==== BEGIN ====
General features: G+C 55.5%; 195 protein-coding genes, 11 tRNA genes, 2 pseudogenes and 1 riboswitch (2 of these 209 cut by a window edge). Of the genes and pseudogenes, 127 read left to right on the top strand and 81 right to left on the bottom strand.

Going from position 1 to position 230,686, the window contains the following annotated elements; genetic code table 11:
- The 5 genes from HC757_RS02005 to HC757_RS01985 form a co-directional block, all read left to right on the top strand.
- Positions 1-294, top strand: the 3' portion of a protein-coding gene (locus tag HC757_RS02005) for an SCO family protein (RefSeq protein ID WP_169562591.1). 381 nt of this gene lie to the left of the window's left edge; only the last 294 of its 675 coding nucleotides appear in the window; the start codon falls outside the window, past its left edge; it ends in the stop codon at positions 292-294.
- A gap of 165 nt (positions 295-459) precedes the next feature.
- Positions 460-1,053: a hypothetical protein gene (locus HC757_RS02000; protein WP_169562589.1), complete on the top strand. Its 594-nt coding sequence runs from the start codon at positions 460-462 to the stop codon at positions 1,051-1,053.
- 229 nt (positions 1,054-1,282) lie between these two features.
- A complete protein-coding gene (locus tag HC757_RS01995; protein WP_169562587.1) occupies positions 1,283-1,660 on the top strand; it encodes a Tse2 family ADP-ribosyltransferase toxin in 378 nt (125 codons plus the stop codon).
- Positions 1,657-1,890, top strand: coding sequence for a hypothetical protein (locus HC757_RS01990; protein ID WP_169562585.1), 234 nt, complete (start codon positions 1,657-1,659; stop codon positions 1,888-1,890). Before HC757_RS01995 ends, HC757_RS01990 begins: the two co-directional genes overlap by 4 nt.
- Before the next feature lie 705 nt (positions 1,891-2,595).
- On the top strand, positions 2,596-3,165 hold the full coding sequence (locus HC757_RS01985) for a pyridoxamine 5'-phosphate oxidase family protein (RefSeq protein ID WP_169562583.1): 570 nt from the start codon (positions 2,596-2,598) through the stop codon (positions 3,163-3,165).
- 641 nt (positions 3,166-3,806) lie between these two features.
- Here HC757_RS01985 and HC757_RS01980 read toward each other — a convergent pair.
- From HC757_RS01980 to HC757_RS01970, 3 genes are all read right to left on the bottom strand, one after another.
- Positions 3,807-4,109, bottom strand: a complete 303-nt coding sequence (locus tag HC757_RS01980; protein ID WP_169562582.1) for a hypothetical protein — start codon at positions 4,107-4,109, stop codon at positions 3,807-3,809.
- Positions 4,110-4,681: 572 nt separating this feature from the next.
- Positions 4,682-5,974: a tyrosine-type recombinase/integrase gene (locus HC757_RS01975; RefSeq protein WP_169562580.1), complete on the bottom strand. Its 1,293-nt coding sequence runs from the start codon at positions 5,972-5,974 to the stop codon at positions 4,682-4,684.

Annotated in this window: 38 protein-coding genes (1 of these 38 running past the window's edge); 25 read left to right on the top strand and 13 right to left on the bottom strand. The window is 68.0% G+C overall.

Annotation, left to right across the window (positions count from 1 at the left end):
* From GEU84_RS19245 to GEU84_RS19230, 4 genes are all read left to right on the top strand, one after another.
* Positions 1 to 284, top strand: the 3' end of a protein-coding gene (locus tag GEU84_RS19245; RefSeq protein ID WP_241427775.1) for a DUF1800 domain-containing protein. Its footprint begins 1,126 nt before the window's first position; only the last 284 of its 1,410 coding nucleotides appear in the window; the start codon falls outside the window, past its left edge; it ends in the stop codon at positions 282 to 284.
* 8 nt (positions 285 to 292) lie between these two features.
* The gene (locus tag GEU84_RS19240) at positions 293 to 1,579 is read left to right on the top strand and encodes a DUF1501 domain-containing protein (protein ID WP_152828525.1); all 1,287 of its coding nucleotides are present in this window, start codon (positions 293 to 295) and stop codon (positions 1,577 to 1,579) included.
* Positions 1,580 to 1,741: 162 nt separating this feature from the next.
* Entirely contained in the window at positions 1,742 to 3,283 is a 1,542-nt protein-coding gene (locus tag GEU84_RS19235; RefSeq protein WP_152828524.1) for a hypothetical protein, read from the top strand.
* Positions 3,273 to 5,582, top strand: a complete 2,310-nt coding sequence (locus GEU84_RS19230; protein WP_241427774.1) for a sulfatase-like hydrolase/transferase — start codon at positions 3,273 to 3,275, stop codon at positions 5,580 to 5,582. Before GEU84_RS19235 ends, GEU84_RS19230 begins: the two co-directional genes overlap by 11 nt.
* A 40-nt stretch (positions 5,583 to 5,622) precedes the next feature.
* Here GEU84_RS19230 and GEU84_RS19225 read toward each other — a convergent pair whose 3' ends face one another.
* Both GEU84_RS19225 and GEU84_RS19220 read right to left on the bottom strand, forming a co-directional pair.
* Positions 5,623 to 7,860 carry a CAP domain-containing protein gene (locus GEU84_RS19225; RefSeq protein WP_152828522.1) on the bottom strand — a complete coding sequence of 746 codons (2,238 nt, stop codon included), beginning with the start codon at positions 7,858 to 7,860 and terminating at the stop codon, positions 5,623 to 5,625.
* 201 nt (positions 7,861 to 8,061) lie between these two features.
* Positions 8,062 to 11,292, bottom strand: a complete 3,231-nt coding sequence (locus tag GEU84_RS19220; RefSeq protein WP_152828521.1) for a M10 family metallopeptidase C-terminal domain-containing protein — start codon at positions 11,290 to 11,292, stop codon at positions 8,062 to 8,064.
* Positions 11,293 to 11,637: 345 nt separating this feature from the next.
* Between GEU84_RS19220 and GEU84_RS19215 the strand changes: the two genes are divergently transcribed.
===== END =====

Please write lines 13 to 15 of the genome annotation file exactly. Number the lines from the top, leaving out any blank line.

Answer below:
- Here HC757_RS01985 and HC757_RS01980 read toward each other — a convergent pair.
- From HC757_RS01980 to HC757_RS01970, 3 genes are all read right to left on the bottom strand, one after another.
- Positions 3,807-4,109, bottom strand: a complete 303-nt coding sequence (locus tag HC757_RS01980; protein ID WP_169562582.1) for a hypothetical protein — start codon at positions 4,107-4,109, stop codon at positions 3,807-3,809.